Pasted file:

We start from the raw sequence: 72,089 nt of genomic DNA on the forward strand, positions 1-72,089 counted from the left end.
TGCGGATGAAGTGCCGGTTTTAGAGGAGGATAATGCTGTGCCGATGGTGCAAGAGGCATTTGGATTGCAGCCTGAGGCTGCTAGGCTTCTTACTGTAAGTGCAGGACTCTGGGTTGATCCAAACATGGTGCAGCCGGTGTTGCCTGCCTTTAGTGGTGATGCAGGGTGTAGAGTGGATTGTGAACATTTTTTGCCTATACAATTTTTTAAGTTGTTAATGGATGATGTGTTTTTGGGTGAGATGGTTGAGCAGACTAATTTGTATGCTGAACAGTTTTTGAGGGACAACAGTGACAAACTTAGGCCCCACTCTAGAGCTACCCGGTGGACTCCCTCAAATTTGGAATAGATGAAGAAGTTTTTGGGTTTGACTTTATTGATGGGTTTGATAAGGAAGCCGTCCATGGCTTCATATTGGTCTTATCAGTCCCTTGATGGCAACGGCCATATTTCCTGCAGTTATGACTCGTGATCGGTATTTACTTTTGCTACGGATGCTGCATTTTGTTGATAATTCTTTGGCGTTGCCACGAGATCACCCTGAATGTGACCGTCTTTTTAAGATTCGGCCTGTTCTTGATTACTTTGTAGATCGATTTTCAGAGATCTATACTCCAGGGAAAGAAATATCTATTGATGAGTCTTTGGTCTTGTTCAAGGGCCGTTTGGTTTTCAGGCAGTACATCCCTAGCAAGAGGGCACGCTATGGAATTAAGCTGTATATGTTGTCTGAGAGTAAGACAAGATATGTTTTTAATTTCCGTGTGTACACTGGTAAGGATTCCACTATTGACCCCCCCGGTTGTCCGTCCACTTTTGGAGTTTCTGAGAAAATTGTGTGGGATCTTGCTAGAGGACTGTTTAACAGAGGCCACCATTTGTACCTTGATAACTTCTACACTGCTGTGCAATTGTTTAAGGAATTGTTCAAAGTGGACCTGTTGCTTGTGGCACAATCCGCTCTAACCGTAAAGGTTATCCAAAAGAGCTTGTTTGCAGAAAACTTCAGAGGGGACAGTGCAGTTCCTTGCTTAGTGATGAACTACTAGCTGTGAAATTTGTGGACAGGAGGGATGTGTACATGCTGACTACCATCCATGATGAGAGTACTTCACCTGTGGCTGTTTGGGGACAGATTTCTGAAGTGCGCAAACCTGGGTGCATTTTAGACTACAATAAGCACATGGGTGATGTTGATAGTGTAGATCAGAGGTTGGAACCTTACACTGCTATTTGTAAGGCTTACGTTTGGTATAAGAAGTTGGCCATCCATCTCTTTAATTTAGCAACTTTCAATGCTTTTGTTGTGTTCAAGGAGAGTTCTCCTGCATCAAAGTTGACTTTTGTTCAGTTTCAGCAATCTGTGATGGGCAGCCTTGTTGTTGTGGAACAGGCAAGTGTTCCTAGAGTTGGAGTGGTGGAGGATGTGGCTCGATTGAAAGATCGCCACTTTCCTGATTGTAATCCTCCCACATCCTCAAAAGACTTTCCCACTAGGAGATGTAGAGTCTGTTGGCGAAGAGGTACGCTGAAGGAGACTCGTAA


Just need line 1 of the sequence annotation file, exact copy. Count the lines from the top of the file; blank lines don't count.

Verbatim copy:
We start from the raw sequence: 72,089 nt of genomic DNA on the forward strand, positions 1-72,089 counted from the left end.